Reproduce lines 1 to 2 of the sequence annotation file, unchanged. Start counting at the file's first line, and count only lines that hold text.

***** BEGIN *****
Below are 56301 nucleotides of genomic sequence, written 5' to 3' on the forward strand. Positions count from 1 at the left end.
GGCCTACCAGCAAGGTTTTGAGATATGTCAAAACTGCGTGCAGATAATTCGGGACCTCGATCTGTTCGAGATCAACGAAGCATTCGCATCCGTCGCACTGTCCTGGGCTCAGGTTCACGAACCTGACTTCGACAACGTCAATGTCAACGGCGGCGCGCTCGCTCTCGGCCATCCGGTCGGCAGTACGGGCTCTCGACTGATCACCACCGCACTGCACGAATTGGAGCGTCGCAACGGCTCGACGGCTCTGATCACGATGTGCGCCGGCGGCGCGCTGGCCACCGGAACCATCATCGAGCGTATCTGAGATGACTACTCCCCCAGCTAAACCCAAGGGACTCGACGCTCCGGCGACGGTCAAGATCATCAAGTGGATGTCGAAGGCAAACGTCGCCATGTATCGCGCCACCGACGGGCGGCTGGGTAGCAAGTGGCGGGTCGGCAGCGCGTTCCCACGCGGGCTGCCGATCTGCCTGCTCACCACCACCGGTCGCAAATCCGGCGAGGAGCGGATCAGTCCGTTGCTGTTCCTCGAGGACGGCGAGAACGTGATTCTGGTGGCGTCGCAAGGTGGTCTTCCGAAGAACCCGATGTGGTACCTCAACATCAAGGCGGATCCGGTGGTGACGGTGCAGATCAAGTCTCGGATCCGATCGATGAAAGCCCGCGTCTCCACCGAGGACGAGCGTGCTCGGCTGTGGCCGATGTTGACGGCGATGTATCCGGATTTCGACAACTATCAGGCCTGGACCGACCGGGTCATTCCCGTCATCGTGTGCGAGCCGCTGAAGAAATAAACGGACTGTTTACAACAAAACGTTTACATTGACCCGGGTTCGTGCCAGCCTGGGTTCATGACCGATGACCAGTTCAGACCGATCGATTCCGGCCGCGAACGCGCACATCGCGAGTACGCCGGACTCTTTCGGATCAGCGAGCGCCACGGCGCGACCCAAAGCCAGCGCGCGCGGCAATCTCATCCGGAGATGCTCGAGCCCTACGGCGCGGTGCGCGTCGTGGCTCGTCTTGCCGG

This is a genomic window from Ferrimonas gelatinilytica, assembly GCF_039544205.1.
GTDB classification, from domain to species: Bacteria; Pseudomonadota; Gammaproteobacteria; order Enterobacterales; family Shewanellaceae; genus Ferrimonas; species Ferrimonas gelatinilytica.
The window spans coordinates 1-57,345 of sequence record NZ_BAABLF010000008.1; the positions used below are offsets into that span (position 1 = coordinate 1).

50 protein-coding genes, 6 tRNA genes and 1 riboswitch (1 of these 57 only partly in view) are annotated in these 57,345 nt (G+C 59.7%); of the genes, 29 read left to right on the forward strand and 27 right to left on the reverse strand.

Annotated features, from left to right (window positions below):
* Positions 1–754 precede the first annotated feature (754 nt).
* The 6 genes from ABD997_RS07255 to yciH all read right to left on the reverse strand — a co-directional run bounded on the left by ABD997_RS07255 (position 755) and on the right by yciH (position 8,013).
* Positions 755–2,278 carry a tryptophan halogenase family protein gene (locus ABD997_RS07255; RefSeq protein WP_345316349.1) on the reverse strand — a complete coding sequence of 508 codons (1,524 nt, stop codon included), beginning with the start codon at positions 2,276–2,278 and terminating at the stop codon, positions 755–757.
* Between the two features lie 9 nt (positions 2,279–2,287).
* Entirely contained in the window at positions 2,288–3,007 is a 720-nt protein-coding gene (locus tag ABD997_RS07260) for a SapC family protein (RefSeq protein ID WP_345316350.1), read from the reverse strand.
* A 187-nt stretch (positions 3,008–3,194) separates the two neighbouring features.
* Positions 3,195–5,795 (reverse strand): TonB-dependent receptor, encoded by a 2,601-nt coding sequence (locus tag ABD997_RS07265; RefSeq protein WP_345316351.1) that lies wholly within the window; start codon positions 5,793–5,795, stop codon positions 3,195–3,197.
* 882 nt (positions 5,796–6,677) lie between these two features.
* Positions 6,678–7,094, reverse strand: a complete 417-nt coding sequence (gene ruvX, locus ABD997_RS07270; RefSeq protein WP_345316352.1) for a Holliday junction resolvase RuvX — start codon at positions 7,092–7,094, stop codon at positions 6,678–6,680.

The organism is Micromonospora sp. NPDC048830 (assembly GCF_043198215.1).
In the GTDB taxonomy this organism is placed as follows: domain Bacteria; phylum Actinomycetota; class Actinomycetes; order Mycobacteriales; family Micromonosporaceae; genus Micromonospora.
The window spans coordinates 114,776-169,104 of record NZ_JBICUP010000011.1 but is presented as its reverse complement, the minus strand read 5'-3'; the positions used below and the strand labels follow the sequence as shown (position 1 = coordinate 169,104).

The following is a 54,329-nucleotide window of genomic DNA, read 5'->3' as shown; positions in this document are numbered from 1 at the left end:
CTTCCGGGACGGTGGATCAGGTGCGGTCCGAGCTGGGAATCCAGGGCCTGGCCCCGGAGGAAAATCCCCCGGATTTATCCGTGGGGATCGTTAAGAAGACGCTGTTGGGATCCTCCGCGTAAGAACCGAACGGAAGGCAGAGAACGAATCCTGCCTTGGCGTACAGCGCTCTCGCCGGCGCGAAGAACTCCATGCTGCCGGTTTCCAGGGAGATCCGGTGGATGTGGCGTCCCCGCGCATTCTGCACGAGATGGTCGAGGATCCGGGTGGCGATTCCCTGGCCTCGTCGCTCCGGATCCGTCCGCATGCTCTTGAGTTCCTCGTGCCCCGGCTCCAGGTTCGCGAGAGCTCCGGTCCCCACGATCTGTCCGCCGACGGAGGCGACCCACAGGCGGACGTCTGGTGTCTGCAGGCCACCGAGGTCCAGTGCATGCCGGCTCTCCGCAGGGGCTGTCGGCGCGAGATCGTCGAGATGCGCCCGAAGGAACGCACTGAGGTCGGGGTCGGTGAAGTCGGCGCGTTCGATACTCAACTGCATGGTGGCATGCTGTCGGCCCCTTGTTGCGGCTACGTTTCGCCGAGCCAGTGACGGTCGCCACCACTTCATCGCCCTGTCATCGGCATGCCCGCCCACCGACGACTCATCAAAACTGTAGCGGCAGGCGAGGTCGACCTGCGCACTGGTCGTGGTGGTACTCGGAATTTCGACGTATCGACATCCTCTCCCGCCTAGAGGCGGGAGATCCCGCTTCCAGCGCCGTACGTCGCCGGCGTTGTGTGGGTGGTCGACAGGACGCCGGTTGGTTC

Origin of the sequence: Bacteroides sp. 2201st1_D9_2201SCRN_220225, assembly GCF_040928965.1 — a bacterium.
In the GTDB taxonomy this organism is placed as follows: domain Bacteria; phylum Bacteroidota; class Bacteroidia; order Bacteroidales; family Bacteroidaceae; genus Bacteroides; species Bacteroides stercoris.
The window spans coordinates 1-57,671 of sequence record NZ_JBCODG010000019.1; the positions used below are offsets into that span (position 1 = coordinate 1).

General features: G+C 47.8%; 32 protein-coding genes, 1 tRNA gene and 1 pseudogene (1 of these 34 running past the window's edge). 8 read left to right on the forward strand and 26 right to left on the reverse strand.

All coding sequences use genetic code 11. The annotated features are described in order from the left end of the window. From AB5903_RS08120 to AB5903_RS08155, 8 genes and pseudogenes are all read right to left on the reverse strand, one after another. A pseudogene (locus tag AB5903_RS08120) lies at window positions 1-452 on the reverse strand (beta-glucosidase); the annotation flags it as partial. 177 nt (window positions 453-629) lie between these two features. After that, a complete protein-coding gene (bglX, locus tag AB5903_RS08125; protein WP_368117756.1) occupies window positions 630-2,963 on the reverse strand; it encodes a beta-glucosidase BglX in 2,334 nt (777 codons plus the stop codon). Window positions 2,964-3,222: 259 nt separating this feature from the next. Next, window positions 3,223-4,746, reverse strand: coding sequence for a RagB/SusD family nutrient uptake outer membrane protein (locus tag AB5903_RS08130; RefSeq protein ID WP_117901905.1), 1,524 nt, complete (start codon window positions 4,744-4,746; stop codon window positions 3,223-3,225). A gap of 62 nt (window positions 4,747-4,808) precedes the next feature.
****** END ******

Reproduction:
Below are 56301 nucleotides of genomic sequence, written 5' to 3' on the forward strand. Positions count from 1 at the left end.
GGCCTACCAGCAAGGTTTTGAGATATGTCAAAACTGCGTGCAGATAATTCGGGACCTCGATCTGTTCGAGATCAACGAAGCATTCGCATCCGTCGCACTGTCCTGGGCTCAGGTTCACGAACCTGACTTCGACAACGTCAATGTCAACGGCGGCGCGCTCGCTCTCGGCCATCCGGTCGGCAGTACGGGCTCTCGACTGATCACCACCGCACTGCACGAATTGGAGCGTCGCAACGGCTCGACGGCTCTGATCACGATGTGCGCCGGCGGCGCGCTGGCCACCGGAACCATCATCGAGCGTATCTGAGATGACTACTCCCCCAGCTAAACCCAAGGGACTCGACGCTCCGGCGACGGTCAAGATCATCAAGTGGATGTCGAAGGCAAACGTCGCCATGTATCGCGCCACCGACGGGCGGCTGGGTAGCAAGTGGCGGGTCGGCAGCGCGTTCCCACGCGGGCTGCCGATCTGCCTGCTCACCACCACCGGTCGCAAATCCGGCGAGGAGCGGATCAGTCCGTTGCTGTTCCTCGAGGACGGCGAGAACGTGATTCTGGTGGCGTCGCAAGGTGGTCTTCCGAAGAACCCGATGTGGTACCTCAACATCAAGGCGGATCCGGTGGTGACGGTGCAGATCAAGTCTCGGATCCGATCGATGAAAGCCCGCGTCTCCACCGAGGACGAGCGTGCTCGGCTGTGGCCGATGTTGACGGCGATGTATCCGGATTTCGACAACTATCAGGCCTGGACCGACCGGGTCATTCCCGTCATCGTGTGCGAGCCGCTGAAGAAATAAACGGACTGTTTACAACAAAACGTTTACATTGACCCGGGTTCGTGCCAGCCTGGGTTCATGACCGATGACCAGTTCAGACCGATCGATTCCGGCCGCGAACGCGCACATCGCGAGTACGCCGGACTCTTTCGGATCAGCGAGCGCCACGGCGCGACCCAAAGCCAGCGCGCGCGGCAATCTCATCCGGAGATGCTCGAGCCCTACGGCGCGGTGCGCGTCGTGGCTCGTCTTGCCGG